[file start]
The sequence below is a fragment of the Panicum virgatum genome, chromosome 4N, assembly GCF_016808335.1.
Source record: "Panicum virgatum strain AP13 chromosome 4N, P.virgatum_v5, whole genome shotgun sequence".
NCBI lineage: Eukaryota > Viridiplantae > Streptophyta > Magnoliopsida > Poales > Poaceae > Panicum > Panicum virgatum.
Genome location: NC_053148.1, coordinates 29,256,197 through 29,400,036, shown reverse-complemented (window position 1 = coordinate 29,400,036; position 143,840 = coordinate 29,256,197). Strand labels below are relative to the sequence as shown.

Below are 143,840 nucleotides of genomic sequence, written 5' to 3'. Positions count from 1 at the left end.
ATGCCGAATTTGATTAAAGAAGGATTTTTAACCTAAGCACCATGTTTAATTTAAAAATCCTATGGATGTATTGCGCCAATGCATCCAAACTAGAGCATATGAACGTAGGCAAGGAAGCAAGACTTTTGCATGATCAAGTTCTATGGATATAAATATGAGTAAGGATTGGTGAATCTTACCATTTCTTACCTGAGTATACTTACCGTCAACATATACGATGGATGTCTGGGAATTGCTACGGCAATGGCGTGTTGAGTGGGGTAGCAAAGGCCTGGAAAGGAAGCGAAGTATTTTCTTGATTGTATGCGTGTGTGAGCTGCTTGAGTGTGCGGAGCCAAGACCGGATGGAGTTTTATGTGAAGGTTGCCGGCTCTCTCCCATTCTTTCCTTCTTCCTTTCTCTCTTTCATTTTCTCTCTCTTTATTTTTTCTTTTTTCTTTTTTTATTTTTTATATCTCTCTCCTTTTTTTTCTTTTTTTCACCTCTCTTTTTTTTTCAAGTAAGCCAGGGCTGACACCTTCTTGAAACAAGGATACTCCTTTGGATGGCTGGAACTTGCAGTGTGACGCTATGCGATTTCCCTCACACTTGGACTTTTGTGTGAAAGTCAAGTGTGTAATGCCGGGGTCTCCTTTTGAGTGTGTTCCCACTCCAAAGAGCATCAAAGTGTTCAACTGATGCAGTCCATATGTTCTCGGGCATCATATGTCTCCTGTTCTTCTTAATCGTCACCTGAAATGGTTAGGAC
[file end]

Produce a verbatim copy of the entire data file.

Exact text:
The sequence below is a fragment of the Panicum virgatum genome, chromosome 4N, assembly GCF_016808335.1.
Source record: "Panicum virgatum strain AP13 chromosome 4N, P.virgatum_v5, whole genome shotgun sequence".
NCBI lineage: Eukaryota > Viridiplantae > Streptophyta > Magnoliopsida > Poales > Poaceae > Panicum > Panicum virgatum.
Genome location: NC_053148.1, coordinates 29,256,197 through 29,400,036, shown reverse-complemented (window position 1 = coordinate 29,400,036; position 143,840 = coordinate 29,256,197). Strand labels below are relative to the sequence as shown.

Below are 143,840 nucleotides of genomic sequence, written 5' to 3'. Positions count from 1 at the left end.
ATGCCGAATTTGATTAAAGAAGGATTTTTAACCTAAGCACCATGTTTAATTTAAAAATCCTATGGATGTATTGCGCCAATGCATCCAAACTAGAGCATATGAACGTAGGCAAGGAAGCAAGACTTTTGCATGATCAAGTTCTATGGATATAAATATGAGTAAGGATTGGTGAATCTTACCATTTCTTACCTGAGTATACTTACCGTCAACATATACGATGGATGTCTGGGAATTGCTACGGCAATGGCGTGTTGAGTGGGGTAGCAAAGGCCTGGAAAGGAAGCGAAGTATTTTCTTGATTGTATGCGTGTGTGAGCTGCTTGAGTGTGCGGAGCCAAGACCGGATGGAGTTTTATGTGAAGGTTGCCGGCTCTCTCCCATTCTTTCCTTCTTCCTTTCTCTCTTTCATTTTCTCTCTCTTTATTTTTTCTTTTTTCTTTTTTTATTTTTTATATCTCTCTCCTTTTTTTTCTTTTTTTCACCTCTCTTTTTTTTTCAAGTAAGCCAGGGCTGACACCTTCTTGAAACAAGGATACTCCTTTGGATGGCTGGAACTTGCAGTGTGACGCTATGCGATTTCCCTCACACTTGGACTTTTGTGTGAAAGTCAAGTGTGTAATGCCGGGGTCTCCTTTTGAGTGTGTTCCCACTCCAAAGAGCATCAAAGTGTTCAACTGATGCAGTCCATATGTTCTCGGGCATCATATGTCTCCTGTTCTTCTTAATCGTCACCTGAAATGGTTAGGAC